1. If the parties cannot reach an agreement in mediation, the statutes require that the Court appoint a Guardian ad Litem (an attorney) in order to help determine what is in the best interest of the child or children. The Court relies on the Guardian ad Litem to conduct an investigation in order to provide a recommendation as to what solution to the parties’ issues is in the best interest of the children.
    2. In certain circumstances, such as in cases of domestic violence, the Court may decide to bypass mediation, and immediately appoint a Guardian ad Litem.
    3. There is usually a fee associated with the appointment of a Guardian ad Litem that both parties must pay. The Court will also set an hourly pay rate for the Guardian ad Litem as well. The county pay rate varies by county.

 

  1. What if I simply want to change the child support amount?
    1. If there has been a substantial change in circumstances, then a party may file a motion with the court to change child support. Child support will not automatically change simply because one parties’ income has changed. If you want child support to be changed, you must file a motion with the court. It is important to determine first whether there has been a substantial change in circumstances and what any new child support amount should be before you file a motion.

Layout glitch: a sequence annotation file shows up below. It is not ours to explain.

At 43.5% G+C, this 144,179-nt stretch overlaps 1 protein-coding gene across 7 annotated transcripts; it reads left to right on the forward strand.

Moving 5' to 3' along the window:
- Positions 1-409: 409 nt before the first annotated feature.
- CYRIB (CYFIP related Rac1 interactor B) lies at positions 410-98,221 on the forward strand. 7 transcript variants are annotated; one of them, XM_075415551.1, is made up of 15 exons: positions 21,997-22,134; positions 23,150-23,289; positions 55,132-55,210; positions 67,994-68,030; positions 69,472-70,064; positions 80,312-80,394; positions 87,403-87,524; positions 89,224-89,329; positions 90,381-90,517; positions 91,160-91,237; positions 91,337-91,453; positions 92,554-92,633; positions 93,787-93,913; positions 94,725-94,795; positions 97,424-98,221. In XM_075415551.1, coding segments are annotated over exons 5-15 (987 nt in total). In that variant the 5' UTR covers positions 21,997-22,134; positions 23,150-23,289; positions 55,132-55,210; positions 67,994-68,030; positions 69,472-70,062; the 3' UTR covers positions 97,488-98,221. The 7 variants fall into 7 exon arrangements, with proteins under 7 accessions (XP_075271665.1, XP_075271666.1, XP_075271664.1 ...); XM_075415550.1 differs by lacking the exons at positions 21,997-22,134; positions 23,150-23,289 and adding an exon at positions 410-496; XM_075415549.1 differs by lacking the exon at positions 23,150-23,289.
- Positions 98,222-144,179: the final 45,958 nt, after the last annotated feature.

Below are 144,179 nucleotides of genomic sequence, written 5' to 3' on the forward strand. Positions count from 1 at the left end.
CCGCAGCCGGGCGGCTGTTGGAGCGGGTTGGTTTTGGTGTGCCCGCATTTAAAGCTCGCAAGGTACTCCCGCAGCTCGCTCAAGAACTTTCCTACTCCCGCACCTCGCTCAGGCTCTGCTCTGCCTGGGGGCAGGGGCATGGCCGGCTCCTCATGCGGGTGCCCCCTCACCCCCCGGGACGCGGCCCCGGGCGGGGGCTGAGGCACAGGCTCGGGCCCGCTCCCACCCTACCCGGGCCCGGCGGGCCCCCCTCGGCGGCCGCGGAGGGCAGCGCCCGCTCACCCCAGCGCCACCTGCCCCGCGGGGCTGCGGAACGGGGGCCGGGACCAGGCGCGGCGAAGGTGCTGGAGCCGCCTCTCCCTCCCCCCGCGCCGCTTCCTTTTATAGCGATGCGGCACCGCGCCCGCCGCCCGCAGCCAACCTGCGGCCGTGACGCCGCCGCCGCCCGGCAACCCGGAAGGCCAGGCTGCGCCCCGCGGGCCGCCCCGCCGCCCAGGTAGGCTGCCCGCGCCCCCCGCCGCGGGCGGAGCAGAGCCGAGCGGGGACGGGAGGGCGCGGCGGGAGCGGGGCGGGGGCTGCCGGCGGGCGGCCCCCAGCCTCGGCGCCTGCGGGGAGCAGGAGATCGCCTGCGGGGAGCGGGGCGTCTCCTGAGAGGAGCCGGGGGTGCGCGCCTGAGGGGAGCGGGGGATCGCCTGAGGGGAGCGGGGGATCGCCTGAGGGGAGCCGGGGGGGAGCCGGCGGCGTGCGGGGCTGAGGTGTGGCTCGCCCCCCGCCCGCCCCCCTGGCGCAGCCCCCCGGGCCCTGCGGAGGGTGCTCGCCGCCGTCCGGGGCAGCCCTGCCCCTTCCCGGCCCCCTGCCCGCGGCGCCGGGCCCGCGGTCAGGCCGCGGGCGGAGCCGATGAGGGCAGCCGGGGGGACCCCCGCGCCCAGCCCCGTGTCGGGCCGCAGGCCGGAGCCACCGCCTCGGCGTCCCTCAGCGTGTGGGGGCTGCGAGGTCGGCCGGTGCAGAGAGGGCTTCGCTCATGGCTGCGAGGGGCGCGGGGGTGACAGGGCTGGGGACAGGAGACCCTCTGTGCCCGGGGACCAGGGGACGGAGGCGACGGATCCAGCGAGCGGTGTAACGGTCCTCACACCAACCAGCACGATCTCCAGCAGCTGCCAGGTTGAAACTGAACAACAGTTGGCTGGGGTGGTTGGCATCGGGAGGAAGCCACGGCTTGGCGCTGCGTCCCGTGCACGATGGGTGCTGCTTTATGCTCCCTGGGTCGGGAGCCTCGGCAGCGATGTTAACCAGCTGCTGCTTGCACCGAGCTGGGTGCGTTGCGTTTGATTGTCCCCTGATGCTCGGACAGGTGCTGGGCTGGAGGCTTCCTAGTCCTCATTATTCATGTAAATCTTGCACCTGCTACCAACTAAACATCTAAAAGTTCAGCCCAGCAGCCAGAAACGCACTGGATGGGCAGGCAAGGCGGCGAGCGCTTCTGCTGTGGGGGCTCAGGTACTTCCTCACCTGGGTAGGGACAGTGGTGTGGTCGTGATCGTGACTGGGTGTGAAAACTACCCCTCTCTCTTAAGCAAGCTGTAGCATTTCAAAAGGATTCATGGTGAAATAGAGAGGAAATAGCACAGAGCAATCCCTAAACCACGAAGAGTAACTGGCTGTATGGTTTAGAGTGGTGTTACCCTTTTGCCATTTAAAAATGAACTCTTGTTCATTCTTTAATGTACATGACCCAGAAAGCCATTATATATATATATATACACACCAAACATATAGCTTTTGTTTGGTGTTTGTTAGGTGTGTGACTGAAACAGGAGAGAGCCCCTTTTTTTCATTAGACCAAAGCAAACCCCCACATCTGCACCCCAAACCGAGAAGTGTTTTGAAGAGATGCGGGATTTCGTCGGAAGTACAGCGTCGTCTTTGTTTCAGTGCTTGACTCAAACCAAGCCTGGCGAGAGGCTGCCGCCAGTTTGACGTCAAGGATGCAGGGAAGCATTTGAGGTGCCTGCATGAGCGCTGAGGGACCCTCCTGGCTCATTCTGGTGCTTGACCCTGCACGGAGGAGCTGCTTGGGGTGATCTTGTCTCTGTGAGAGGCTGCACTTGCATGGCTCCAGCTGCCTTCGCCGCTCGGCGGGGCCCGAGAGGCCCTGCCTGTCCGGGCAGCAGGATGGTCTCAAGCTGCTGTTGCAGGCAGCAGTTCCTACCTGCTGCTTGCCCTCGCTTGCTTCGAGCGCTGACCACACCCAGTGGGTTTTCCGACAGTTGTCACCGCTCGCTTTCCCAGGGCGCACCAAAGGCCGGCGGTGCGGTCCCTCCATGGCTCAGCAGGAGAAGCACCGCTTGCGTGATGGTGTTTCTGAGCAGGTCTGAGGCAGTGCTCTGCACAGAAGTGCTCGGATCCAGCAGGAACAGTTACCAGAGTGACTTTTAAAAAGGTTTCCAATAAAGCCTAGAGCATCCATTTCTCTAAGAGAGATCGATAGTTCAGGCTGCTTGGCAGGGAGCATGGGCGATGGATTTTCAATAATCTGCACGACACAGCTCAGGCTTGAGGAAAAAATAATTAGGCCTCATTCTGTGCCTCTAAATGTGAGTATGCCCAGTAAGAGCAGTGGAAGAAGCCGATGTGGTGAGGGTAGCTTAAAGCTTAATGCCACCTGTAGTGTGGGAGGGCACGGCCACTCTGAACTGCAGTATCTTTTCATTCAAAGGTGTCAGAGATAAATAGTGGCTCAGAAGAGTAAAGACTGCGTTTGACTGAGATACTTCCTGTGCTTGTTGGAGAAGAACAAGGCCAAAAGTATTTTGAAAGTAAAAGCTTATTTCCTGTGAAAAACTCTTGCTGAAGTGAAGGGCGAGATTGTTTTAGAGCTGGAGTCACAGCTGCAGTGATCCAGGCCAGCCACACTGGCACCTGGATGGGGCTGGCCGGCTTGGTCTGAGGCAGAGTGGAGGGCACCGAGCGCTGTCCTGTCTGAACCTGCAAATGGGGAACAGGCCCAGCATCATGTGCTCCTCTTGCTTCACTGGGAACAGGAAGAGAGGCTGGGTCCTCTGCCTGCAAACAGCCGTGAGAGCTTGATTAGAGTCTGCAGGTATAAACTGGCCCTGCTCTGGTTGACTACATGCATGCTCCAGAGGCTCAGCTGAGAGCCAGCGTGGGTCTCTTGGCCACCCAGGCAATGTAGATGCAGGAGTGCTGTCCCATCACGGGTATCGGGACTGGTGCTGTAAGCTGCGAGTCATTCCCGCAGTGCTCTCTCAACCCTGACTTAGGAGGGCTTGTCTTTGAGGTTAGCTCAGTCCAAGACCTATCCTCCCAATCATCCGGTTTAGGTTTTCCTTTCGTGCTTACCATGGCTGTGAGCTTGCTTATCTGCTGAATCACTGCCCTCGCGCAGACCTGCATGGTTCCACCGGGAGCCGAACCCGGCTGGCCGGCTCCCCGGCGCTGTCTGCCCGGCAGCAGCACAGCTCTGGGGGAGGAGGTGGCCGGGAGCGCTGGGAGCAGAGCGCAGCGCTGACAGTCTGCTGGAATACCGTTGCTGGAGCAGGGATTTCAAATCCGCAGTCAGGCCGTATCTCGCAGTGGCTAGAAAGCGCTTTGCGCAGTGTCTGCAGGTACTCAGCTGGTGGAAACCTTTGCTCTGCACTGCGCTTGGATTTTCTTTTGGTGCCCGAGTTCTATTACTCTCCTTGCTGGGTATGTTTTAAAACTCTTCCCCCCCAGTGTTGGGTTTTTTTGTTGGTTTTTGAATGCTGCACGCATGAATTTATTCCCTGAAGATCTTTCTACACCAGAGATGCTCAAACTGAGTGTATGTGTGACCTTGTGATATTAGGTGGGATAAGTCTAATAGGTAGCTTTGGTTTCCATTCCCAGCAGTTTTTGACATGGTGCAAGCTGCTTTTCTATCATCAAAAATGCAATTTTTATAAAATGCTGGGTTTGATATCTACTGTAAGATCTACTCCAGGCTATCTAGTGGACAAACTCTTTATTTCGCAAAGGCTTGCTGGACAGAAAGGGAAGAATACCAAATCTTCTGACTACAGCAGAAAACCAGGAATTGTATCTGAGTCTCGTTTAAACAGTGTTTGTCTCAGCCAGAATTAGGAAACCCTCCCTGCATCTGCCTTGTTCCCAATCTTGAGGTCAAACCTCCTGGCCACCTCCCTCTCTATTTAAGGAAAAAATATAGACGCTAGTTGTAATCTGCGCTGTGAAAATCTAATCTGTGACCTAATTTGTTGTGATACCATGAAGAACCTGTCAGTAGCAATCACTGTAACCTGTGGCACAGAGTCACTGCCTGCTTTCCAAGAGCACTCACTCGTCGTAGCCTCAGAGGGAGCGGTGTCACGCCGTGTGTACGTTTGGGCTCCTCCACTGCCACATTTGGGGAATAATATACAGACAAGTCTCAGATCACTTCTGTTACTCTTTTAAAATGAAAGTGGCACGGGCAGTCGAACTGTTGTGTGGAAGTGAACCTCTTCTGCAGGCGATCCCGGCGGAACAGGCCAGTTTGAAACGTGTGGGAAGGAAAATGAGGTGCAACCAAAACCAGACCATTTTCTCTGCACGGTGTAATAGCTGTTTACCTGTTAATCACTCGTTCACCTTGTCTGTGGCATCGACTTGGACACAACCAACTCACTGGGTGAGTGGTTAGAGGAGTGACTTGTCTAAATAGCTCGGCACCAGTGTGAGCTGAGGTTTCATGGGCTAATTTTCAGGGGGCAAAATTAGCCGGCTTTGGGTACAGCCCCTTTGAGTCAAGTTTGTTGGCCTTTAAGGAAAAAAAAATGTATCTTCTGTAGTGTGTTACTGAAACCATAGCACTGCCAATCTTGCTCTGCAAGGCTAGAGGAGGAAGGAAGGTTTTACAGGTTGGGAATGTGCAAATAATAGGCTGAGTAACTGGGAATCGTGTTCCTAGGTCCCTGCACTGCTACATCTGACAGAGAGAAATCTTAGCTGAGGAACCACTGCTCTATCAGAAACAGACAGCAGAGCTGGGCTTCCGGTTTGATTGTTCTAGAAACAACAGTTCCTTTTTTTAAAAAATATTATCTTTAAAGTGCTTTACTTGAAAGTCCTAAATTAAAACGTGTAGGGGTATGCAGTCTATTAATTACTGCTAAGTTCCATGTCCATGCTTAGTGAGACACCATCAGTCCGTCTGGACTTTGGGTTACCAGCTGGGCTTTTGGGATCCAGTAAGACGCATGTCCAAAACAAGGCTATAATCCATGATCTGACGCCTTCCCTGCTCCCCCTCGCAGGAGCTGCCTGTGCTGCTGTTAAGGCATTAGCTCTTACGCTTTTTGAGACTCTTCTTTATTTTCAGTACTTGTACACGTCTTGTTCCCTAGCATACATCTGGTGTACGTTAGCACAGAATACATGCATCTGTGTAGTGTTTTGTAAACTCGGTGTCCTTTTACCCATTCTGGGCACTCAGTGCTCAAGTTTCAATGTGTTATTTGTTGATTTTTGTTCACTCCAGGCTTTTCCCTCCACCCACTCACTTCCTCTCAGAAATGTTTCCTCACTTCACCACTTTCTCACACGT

2. A substantial change of circumstances to change child support is a very broad standard. It can mean that a party may have received a raise, changed jobs, lost their job, etc. It could also mean that the placement arrangement with the child or children has changed, which would also alter the support amount. Or, if one of your children has reached the age of majority and/or graduated from high school.
    3. If you believe that the other party has had an increase in income, you should request that they provide to you paystubs or some form of income documentation so that you can determine if you should ask the court for a change in child support.

Termination of Parental Rights- Frequently Asked Questions

alcoholismWhile our firm does not specifically handle termination of parental rights cases, we frequently are asked questions about this area of law. Therefore, this blog is intended to provide general responses to frequently asked questions regarding what does and does not trigger this type of action in Wisconsin.

It is important to know that in nearly all cases of termination of parental rights in Wisconsin, except in very limited circumstances as discussed below, there must be an accompanying step-parent adoption.  The court does not want to leave a child without two legal parents.  The general philosophy is an indifferent or even bad parent is better than no parent. Your child has inheritance rights and rights to see extended family, even if they seemingly receive no current benefit from their parental relationship.

Here are the answers to some of the specific questions we often receive: